|Sleep When the Baby Sleeps, by Jessica Gardner|
|Internalized Norms, by Jessica Gardner|
|Die Mutter, by Janis Mars Wunderlich|
|The Navigator, by Kristen Cliffel|
|Passages of Transformation, by Rhonda Willers|
By Tom Wachunas
“Motherhood has a very humanizing effect. Everything gets reduced to essentials.” - Meryl Streep
“The phrase ‘working mother’ is redundant.” -Jane Sellman
“Be a full person. Motherhood is a glorious gift, but do not define yourself solely by motherhood. Be a full person. Your child will benefit from that.” ― Chimamanda Ngozi Adichie
EXHIBIT: Crowns: Crossing into Motherhood / at The Canton Museum of Art, 1001 Market Ave. N., Canton, Ohio / Through March 8, 2020 / Museum hours: 10 a.m. to 8 p.m. Tuesdays-Thursdays, 10 a.m. to 5 p.m. Saturdays, 1 to 5 p.m. Sundays, closed Mondays. Free admission on Thursdays /
330-453-7666 / www.cantonart.org
Exhibiting artists: Kristen Cliffel, Stephanie DeArmond, Carole Epp, Kate Fisher, Erin Furimsky, Jessica Gardner, Eva Kwong, Rose B. Simpson, Rhonda Willers, Janis Mars Wunderlich, and Summer Zickefoose
In her eloquent statement for this exhibit, guest curator Jessica Gardner wrote, “Motherhood in our society is at a crossroads. The intersection of home, career and societal expectation is not a new one, but is now being examined through the unforgiving lens of social media and the rapid pace of contemporary society.” Further, she noted that all of us are “… literally crowned by our mother’s hips as infants in the womb, and the role of motherhood might be described as a crowning moment for some…”
The notion of “crowns” in this context might at first suggest a glorifying outcome - a woman’s perfectly realized aspirations to achieve a societally approved identity of the ideal mother. But navigating life’s complicated intersections can be a particularly challenging journey for a contemporary mother, strewn as it is with mixed promises of joyous fulfillment, angst and pain, failure and shame.
The eleven accomplished ceramic and mixed-media artists in this exhibit are all mothers who have probed their transformative and complex personal experiences of motherhood. All of them have made provocative works that are compelling not only in a formal aesthetic sense, but also in their emotional, spiritual, and conceptual depth.
Many of the pieces are poignant symbols of fragility and vulnerability, struggle and searching for a reconciliation of conflicting ideas and forces. The woman’s face in Carole Epp’s “She Nurtured Both Growth and Decay” is eerily serene even as her flesh appears slashed by the passage of counted days. She wears a crown of blooming roses, like a bouquet placed at a gravestone, signaled by the gaping skull embedded in the top of her head.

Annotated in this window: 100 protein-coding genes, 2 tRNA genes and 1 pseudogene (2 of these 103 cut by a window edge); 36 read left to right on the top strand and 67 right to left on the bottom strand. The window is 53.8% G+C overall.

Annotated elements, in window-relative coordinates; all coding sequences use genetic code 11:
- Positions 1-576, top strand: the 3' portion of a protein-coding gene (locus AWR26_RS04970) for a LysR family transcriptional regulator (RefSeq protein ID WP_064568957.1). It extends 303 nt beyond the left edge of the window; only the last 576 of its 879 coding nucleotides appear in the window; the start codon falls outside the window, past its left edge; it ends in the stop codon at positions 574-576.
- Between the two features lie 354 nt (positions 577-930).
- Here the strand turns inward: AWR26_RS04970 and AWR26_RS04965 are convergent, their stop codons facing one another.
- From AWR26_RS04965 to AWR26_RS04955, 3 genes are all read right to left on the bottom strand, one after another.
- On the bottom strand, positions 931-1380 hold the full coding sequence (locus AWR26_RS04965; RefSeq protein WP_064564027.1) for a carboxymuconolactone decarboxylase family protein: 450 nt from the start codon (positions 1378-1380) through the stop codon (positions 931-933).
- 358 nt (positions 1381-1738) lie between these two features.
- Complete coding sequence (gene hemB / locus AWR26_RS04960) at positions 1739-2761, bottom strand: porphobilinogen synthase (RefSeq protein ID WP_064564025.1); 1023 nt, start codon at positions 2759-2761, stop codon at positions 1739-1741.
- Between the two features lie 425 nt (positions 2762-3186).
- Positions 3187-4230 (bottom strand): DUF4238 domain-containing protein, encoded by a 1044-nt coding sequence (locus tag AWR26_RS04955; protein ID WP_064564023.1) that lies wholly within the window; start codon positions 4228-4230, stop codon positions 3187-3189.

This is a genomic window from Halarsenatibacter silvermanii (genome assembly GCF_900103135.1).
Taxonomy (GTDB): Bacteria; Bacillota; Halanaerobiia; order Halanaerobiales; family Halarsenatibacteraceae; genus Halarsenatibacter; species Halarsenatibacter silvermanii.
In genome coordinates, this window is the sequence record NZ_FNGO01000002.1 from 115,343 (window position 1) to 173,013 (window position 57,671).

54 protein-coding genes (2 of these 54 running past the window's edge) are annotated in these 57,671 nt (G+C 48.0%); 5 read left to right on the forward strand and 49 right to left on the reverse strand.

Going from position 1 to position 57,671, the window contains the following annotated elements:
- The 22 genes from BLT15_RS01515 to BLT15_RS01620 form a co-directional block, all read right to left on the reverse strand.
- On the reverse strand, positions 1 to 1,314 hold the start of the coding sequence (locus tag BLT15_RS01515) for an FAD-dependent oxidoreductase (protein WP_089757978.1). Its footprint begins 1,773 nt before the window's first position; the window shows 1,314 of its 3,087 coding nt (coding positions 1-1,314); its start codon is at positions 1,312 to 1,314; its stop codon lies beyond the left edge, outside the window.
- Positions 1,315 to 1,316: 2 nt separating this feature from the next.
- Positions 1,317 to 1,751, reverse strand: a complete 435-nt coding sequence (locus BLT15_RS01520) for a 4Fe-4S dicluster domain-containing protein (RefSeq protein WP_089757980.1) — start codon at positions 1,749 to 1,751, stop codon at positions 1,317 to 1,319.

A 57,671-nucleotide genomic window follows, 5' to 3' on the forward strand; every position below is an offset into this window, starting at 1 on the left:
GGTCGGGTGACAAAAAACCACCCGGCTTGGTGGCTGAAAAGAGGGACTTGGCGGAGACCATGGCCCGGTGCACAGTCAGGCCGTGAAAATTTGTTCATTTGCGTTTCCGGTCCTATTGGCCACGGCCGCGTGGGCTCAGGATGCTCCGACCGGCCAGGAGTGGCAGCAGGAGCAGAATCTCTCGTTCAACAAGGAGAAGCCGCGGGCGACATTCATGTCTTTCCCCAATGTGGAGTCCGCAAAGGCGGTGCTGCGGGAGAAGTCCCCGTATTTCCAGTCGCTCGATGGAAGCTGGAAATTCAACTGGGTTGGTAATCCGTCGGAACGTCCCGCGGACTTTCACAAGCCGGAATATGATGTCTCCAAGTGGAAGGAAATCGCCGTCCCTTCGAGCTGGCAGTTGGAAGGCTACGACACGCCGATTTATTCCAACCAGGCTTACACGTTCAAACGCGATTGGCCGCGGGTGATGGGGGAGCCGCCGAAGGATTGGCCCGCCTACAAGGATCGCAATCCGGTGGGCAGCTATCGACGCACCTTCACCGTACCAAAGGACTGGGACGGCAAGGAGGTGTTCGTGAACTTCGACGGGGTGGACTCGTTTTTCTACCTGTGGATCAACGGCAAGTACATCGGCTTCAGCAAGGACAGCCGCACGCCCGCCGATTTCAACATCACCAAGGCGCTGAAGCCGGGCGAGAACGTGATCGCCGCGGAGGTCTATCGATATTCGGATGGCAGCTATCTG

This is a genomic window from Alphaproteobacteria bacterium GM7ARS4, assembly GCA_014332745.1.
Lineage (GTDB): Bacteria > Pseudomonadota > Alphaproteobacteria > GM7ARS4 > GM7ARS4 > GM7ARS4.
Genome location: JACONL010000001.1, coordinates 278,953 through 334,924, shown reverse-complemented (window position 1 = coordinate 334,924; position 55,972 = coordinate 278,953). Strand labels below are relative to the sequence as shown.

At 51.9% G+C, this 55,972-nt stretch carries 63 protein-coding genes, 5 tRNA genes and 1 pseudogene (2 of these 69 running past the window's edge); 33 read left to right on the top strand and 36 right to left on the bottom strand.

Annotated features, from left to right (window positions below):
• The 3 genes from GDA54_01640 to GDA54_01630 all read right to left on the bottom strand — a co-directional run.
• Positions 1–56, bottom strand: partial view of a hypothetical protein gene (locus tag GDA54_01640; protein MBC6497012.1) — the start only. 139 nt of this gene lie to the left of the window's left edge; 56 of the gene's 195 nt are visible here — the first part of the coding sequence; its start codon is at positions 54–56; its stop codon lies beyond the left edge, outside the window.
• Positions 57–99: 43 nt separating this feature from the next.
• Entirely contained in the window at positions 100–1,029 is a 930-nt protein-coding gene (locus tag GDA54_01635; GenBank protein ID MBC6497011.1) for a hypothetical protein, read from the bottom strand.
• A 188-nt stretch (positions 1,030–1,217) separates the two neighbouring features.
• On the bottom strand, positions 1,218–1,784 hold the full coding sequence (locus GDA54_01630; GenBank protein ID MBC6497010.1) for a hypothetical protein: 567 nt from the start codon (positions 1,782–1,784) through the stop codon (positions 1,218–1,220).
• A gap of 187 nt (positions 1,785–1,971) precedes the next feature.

In “Sleep When the Baby Sleeps,” by Jessica Gardner, the pious-looking woman delicately set on a teetering mound of pillows, plates and teacups resembles traditional representations of praying saints. A devotion to the incessant demands of domestic duty? There’s a similar sense of precarious balance in Gardner’s “Internalized Norms.” An aura of peaceful determination seems to emanate from the woman’s head perched on a curvaceous pile of crinkled porcelain chips. They form a strange, unstable mountain of sorts, as if on the verge of collapse.
The totemic figures by Janis Mars Wunderlich are marvelously detailed, fantastical icons imbued with a primal spirituality. “Die Mutter” (The Mother), for example, is an intriguing representation of a mother’s fierce tenacity and resilience in raising children – an arresting meditation on mothers as sanctuaries, at once beloved and beleaguered.
Kristen Cliffel’s “The Navigator” is a delightfully luminous sculpture that looks like something from a Disney cartoon. Here’s the proverbial larger-than-life Bluebird of Happiness - wide-eyed and plump – sitting contentedly on a nest of gold in a seemingly too-small boat. Ironically, this buoyant rendering of domestic expectancy might well be a cautionary tale. After all, can having babies really be so completely bright and blissful?
Not surprisingly, amidst the sheer diversity of styles in this exhibit, some works are bound to confound easy interpretation. None more so than Rhonda Willers’ “Passages of Transformation.”
It’s a distinctly minimalist vision comprised of 120 ironed tissues hung from almost invisible monofilament threads attached to the wall with gold safety pins. Those pure white planes aren’t all uniformly flat, but rather undulating, as if caught by a wind. There’s a subtle tension, an enigmatic fill-in-the-blank suggestibility. Is this an allegory, a terse metaphor for a mother’s accumulated experiences and memories? Tissues. For wiping away tears, for comforting, for cleansing. Maybe they’re the soft, fragile pages of a life both remembered and yet to be written - variations on a theme of potentiality.
Willers’ work is profoundly poetic in the way it embodies the overarching character of this entire exhibit. Heavy – and wondrously contemplative – lies the crown.